NFU president Roger Johnson submitted comments to the two agencies to that effect, urging them to provide clarity to consumers as to whether or not they are purchasing meat products raised in the traditional manner or products that were grown in a lab.
“Animal cell culture technology needs to be regulated and should include roles for both the USDA Food Safety and Inspection Service (FSIS) and the FDA,” said Johnson. “It is important that this joint regulatory framework promotes fair competition for producers and the health and safety of consumers.”
Johnson noted that NFU’s member-driven policy opposes labelling alternative protein sources as ‘meat’ and that common names given to meat and animal products are widely understood by consumers to be the tissue and flesh of animals that have been slaughtered for food.
“Foods produced using animal cell culture technology are not slaughtered, but rather are derived from animal cells grown in a petri dish and other growing media,” he said. “Thus, NFU opposes labeling of foods produced using cell culture applications as ‘meat’ and as related products such as ‘beef,’ ‘poultry’ and ‘seafood.’”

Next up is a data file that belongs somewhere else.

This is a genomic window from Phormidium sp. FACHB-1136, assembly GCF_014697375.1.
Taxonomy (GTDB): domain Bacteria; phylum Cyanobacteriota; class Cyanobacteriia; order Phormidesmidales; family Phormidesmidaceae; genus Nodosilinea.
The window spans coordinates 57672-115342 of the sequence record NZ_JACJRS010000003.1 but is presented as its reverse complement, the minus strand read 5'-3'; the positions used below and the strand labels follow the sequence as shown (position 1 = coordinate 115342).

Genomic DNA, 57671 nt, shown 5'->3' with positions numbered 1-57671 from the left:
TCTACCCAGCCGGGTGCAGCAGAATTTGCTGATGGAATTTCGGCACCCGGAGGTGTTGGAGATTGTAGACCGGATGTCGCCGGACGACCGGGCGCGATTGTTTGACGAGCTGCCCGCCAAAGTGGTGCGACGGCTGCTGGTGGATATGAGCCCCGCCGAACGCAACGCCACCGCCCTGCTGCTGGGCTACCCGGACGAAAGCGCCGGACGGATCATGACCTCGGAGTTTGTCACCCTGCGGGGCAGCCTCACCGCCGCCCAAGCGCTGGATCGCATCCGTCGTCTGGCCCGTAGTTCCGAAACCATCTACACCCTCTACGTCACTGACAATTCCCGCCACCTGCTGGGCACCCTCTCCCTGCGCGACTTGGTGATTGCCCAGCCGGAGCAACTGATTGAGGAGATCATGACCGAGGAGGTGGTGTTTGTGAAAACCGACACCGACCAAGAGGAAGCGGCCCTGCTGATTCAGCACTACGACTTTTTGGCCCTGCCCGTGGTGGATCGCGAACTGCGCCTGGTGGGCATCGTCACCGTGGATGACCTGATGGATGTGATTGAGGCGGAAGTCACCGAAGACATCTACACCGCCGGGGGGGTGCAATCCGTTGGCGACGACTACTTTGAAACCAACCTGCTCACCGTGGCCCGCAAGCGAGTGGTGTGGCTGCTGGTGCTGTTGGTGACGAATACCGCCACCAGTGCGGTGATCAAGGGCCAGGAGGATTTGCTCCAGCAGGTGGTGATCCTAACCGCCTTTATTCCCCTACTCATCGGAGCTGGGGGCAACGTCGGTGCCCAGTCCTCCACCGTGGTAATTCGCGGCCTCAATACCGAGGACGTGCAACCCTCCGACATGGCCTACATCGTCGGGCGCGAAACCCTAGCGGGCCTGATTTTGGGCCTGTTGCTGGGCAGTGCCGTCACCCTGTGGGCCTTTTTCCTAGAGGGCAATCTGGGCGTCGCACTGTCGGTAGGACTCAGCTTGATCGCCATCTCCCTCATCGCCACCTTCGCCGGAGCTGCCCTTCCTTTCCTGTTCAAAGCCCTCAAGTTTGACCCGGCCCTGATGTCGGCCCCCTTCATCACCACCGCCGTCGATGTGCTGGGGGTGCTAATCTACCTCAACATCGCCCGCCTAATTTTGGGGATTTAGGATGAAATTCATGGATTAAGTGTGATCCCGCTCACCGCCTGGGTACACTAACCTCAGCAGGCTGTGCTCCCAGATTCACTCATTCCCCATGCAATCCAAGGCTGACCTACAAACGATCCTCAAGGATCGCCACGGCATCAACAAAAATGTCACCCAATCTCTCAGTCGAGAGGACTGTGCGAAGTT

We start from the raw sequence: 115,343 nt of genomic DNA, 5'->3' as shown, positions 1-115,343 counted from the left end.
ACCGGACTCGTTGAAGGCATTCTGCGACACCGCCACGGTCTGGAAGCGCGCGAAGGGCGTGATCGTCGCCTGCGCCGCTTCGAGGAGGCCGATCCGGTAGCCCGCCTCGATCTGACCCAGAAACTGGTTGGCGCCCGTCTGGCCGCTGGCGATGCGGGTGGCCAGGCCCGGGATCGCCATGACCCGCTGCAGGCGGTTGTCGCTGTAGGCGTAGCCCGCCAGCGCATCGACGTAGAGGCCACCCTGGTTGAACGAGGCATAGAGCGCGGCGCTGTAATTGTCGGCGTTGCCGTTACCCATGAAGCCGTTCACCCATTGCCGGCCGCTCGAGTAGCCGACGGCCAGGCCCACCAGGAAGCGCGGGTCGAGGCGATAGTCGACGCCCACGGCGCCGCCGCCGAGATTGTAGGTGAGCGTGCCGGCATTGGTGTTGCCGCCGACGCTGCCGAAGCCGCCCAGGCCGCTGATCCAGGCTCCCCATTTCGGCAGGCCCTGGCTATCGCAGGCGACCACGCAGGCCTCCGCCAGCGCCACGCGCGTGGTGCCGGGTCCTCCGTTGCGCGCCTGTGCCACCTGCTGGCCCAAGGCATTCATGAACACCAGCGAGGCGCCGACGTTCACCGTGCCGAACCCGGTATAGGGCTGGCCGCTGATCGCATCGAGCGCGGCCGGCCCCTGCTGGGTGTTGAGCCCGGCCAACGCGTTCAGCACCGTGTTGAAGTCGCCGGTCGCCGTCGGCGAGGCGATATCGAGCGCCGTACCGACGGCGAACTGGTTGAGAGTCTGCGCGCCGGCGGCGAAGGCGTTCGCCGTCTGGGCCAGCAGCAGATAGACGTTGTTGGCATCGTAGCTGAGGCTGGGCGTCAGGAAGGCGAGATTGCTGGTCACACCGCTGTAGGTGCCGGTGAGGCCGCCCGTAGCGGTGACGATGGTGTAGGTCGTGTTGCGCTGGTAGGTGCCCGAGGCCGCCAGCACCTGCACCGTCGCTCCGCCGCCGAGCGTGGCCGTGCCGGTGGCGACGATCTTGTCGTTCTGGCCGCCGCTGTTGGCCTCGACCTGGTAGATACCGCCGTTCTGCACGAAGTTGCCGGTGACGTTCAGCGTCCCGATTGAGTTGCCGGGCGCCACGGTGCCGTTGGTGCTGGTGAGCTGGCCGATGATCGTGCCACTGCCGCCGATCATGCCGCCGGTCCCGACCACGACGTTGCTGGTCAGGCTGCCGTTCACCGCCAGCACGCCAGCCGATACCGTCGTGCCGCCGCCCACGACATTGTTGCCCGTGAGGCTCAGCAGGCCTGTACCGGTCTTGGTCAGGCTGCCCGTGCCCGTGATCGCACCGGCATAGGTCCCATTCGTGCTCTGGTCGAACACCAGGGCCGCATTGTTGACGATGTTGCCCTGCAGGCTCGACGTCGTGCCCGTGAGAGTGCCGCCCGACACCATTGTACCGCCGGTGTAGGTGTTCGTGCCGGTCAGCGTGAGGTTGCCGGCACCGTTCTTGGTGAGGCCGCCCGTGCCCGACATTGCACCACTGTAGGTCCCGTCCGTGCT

Johnson urged USDA and FDA to establish and clarify the standard of identity for the term ‘meat’ in order to prevent mislabelling of food in the marketplace. FDA has the responsibility under the Federal Food, Drug and Cosmetic Act (FFDCA) to deem a food “misbranded” if its labelling is false or misleading, if it is offered for sale under the name of another food or if it is an imitation of another food. “Labelling foods produced using animal cell culture technology as ‘meat’ and other related products would be false and misleading,” he added.
The NFU added that consolidation in the beef, pork and poultry industries has diminished family farmers’ and ranchers’ market share.
“Lab grown products are likely to be produced by large companies, including the major global meatpackers, exacerbating the anti-competitive practices facing family farmers and ranchers and the rural communities in which they live,” said Johnson. “Fairly and accurately labelling animal cell culture products would provide some protection for family farmers’ and ranchers’ market share.”